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Takdrol (Tib. བཏགས་གྲོལ་, Wyl. btags grol) is one of the “five methods that lead to liberation without the need for meditation”. These are sometimes given as:

  • liberation through seeing (chakras) (Tib. tongdrol, Wyl. mthong grol);
  • liberation on hearing (mantras and dharanis) (Tib. tödrol, Wyl. thos grol);
  • liberation by tasting (amrita) (Tib. nyongdrol, Wyl. myong grol);
  • liberation by touch[1] (mudra) (Tib. takdrol, Wyl. btags grol); and
  • liberation by recollection or thinking (which includes the practice of phowa) (Tib. drendrol)[2]

Numerous kinds of takdrol exist: many are mantras in diagrams (Skt. yantra; Tib. sung khor, Wyl. srung 'khor) related to the Dzogchen teachings, and others belong to the tantras. The takdrol can form part of a more detailed empowerment, or it can be given independently as a simple empowerment on its own. Sometimes a text of a tantra is used as a takdrol and worn, for example, in a locket on the top of the head.[3]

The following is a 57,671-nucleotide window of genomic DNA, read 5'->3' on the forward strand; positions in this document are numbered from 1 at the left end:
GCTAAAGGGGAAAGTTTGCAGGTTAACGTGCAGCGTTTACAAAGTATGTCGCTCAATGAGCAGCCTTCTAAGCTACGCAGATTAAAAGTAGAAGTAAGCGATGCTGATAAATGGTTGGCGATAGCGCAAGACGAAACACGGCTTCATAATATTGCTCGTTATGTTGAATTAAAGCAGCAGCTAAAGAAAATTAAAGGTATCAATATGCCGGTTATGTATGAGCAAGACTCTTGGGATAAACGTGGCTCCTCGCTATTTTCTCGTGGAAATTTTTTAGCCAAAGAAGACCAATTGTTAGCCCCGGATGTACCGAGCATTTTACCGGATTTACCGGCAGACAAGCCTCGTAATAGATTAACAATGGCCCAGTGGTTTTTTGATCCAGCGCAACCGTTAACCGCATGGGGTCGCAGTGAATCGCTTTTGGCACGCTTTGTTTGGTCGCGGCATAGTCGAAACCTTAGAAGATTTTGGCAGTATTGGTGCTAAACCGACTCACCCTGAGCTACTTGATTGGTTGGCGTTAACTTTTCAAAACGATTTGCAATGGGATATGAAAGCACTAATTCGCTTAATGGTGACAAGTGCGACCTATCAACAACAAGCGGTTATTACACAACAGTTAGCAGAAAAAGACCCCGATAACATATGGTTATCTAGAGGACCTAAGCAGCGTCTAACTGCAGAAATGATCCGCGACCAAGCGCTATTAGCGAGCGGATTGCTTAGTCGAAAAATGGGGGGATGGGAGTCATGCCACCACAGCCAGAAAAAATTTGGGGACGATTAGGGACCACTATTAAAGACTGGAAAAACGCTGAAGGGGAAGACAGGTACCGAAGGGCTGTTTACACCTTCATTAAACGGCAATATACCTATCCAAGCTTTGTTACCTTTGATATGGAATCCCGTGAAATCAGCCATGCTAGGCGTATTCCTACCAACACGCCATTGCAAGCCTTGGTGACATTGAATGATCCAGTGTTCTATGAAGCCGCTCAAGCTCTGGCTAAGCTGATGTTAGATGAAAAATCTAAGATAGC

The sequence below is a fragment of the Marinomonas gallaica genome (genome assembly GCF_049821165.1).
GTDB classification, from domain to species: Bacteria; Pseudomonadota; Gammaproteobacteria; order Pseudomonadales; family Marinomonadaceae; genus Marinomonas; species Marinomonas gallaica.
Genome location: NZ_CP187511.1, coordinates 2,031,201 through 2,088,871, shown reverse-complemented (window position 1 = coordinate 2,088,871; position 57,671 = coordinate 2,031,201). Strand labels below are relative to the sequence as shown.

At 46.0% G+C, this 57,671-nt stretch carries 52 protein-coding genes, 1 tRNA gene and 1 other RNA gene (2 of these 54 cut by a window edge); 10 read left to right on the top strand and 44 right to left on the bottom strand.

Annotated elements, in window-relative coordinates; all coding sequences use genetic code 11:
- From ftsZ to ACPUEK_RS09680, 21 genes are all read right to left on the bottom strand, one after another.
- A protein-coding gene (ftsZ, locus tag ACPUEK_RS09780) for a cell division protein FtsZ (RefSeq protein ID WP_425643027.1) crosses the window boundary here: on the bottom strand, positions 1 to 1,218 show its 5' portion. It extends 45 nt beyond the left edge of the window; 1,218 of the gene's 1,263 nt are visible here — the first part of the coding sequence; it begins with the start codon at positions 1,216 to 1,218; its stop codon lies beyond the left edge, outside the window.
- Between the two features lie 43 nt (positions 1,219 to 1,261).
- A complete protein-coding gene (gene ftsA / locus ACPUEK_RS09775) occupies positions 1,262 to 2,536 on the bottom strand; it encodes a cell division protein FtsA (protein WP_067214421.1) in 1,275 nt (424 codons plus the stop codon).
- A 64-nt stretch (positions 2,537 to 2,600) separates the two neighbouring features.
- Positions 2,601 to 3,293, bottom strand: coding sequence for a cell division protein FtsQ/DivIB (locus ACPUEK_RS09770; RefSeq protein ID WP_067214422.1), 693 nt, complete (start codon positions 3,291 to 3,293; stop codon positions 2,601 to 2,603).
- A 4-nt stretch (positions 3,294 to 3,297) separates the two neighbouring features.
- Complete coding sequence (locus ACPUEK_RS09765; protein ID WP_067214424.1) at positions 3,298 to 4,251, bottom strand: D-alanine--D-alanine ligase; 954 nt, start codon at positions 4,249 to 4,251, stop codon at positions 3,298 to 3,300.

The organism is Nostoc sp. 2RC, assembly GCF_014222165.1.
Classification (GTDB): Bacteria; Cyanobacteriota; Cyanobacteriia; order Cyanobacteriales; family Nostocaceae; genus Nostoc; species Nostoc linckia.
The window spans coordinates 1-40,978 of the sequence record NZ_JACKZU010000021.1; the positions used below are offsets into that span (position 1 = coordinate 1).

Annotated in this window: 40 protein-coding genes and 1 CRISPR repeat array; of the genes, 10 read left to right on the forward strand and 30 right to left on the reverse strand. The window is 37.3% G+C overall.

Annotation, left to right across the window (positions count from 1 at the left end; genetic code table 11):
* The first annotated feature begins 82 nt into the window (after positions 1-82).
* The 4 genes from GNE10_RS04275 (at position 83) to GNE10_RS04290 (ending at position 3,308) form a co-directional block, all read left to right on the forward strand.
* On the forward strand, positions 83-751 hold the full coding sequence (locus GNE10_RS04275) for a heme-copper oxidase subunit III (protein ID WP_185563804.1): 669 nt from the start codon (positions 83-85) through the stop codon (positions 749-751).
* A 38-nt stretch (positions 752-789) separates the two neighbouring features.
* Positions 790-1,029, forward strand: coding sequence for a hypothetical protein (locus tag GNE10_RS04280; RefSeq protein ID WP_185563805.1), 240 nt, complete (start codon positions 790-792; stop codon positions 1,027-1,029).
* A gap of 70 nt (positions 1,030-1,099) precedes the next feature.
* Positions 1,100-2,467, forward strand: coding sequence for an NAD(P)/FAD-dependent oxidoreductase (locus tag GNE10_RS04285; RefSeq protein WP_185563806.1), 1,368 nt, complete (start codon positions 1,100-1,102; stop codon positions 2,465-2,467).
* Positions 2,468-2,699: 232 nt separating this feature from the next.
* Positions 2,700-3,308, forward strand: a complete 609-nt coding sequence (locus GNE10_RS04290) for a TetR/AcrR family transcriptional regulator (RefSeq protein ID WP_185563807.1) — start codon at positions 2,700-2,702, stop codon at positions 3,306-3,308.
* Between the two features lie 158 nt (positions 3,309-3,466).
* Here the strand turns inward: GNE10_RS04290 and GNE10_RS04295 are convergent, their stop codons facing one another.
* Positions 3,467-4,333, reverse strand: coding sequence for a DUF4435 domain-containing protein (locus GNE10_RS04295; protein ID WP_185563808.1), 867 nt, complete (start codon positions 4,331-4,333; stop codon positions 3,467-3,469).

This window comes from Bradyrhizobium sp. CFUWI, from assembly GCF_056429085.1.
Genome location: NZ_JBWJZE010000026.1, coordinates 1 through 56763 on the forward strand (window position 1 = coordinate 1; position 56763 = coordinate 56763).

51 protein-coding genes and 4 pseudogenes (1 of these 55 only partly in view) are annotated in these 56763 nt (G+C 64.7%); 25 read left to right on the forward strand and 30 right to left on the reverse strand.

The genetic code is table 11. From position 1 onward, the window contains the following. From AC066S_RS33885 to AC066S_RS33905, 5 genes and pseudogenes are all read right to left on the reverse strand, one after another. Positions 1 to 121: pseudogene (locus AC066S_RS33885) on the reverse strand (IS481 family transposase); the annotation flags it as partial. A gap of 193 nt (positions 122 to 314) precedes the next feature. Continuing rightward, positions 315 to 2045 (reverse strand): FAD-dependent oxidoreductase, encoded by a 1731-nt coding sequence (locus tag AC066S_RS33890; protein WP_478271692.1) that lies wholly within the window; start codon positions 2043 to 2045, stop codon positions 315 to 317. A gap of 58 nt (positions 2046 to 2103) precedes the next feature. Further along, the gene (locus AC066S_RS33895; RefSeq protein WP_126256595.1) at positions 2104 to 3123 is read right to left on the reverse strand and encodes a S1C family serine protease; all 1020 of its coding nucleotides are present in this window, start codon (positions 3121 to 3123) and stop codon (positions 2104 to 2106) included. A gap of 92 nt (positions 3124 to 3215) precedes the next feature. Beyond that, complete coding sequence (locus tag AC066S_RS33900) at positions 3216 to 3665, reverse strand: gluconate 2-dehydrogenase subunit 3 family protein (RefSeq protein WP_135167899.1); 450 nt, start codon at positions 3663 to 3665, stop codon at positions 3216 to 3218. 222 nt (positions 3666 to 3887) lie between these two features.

Takdrols can also be placed on a deceased person's body after death—and either buried or burned with the body—in order to help alleviate their suffering during the bardo.[4]


  1. or 'wearing'
  2. Also called liberation through meditation (Tib. gomdrol, Wyl. bsgom grol)
  3. Source: Endnotes to Dzogchen: The Heart Essence of the Great Perfection, by The Dalai Lama, page 231—Information kindly given by Tulku Thondup Rinpoche.
  4. Source: Songtsen: Kyabje Kangyur Rinpoche’s Tagdröl yantra. Link here


  • Karma Lingpa, Liberation Through Wearing, The Natural Liberation of the Aggregates (Wyl. zab chos zhi khro dgongs pa rang grol las btags grol phung po rang grol zhes bya ba bzhugs so)

Further Reading

  • Phillippe Cornu, Le livre des morts tibétain (Paris: Buchet/Chastel, 2009), page 337-344.

Oral Teachings Given to the Rigpa Sangha